Undergraduate researchers discover expanded opportunities
to learn and explore
by Chris Lazzarino
The forgotten little chapel nestled in a roadside grove northeast of Ottawa has been through this before. In its earlier lifetime, the turn-of-the-century limestone sanctuary offered its pulpit to Baker University students studying to one day preach in a parish of their own. Then came a lightning strike or perhaps a prairie fire, after which the chapel was probably repaired just enough to get demoted to farm shed. It was finally abandoned in the 1950s, left to sink into its itself.
More than a half-century later, Center Chapel, as it was known back when it was still beloved and cared for and carried a name, is once again opening itself to education.
“I remember going out there with my family and looking at it,” says Paul Thomas, a KU anthropology and classical antiquity senior from Ottawa. “It was really pretty in the fall, the leaves were falling and the sun was going through the windows. Now it’s covered in trees and grass and kind of beat up, but I always thought it was really interesting.
“But there’s not a lot of evidence about it. Not a lot of people have studied it.”
Thomas chose to follow his curiosity. Encouraged by psychology professor Michael Vitevitch, with whom he’d taken a University Honors Program class on undergraduate research, Thomas last spring prepared a detailed research prospectus and submitted it for an Undergraduate Research Award.
The program has been around for more than 20 years, but has begun a new era of prominence. Last spring was the first time it was administered by the recently created Center For Undergraduate Research. Paul Thomas and 57 other students each received $1,000 to fund their extracurricular forays, and, more important, encouragement to learn, discover and share.
“Undergraduate research galvanizes the KU experience as the students start to really understand their discipline and the thing that they’re learning in class,” says John Augusto, g’95, PhD’09, assistant vice provost and center director. “It’s not something new. We have a long, strong tradition here at KU of students getting involved with research. But while undergraduate research has always been a strong tradition, it’s never been very visible outside of the individual departments. The center gives us a platform to offer a Universitywide approach to supporting undergraduate research.”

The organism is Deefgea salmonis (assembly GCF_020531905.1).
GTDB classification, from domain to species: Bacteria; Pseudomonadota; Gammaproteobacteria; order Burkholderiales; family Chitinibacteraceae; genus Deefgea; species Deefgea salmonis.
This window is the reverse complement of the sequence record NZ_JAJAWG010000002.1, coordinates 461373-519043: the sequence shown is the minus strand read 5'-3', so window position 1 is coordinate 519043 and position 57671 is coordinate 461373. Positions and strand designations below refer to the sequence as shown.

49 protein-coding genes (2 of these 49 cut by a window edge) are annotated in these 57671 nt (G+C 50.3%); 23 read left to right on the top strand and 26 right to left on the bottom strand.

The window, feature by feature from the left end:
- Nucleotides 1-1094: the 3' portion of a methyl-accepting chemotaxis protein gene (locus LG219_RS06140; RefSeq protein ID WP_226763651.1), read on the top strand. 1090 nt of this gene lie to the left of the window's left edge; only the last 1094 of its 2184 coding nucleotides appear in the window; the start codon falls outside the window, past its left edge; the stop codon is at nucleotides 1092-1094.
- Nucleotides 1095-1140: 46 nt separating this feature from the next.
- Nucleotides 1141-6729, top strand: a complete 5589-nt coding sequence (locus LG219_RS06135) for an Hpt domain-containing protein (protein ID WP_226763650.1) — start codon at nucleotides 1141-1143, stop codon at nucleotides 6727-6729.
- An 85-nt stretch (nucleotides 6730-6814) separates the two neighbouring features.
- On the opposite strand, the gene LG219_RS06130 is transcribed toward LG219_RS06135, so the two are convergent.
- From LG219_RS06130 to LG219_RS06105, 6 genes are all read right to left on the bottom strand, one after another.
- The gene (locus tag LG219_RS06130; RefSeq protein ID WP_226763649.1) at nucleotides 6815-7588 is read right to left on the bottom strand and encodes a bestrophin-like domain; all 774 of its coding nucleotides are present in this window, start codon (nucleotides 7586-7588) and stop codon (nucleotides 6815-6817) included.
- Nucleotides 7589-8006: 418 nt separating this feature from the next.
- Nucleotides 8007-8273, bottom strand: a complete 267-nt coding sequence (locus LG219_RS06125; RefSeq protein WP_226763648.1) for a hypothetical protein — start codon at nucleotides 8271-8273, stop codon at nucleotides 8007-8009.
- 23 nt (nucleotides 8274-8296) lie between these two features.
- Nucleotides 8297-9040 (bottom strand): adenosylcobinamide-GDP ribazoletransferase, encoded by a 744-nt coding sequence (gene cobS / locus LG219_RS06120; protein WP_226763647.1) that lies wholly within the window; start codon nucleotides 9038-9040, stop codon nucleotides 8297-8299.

With advice from Associate Professor Philip Stinson, an architecture specialist in the classics department and Thomas’ research mentor, Thomas purchased drafting equipment to accurately draw the chapel’s stones and tools needed to measure the structure’s dimensions.
As he set about mapping and investigating, the forlorn country church began to reveal its secrets. Based on charred remains of wood and discolored rocks, and a jumble of rotting artifacts suited to a farm building, Thomas developed a hypothesis that the chapel had burned at least once, perhaps twice, and for an unknown period of time probably offered sanctuary to livestock rather than worshippers.
He continued his research by examining historical documents and interviewing area residents who could offer snippets of memory about Center Chapel.
“I’ve always been interested in the cultural side of archaeology,” he says, “and this is a similar experience: talking to people, finding out what they know, researching documents, going out and looking for the artifacts, trying to figure out where they fit into the time frame and where they’re from. Don’t get me wrong, I enjoyed the drawing and measuring and everything, but it was the analysis of history that was very much what I’m drawn toward, so it did reaffirm what I want to do, and it gave me a good chance to practice it before I go out in the real world or apply for grad school.
“Otherwise, I wouldn’t really know what I was getting into. This allowed me to know what this career would be like. I definitely enjoyed it. It was fun and I can see myself doing it.”
Thomas encourages his fellow students to seek similar opportunities. Reach out to faculty, ask questions, formulate an idea, take a chance.
“These research projects don’t have to be super complex or expensive,” he says. “You can start out simple, which I definitely recommend. The chapel that I was doing wasn’t the most complex; it was actually kind of a simple project. It cost a little bit of money, but it wasn’t unmanageable. A lot of people think research is translating Latin scrolls or uncovering the pyramids. It’s not, and there’s so many professors and organizations that are willing to help you.
“It’s not impossible. It’s actually very possible. You just kind of ask around and formulate an idea and you’re on your way.”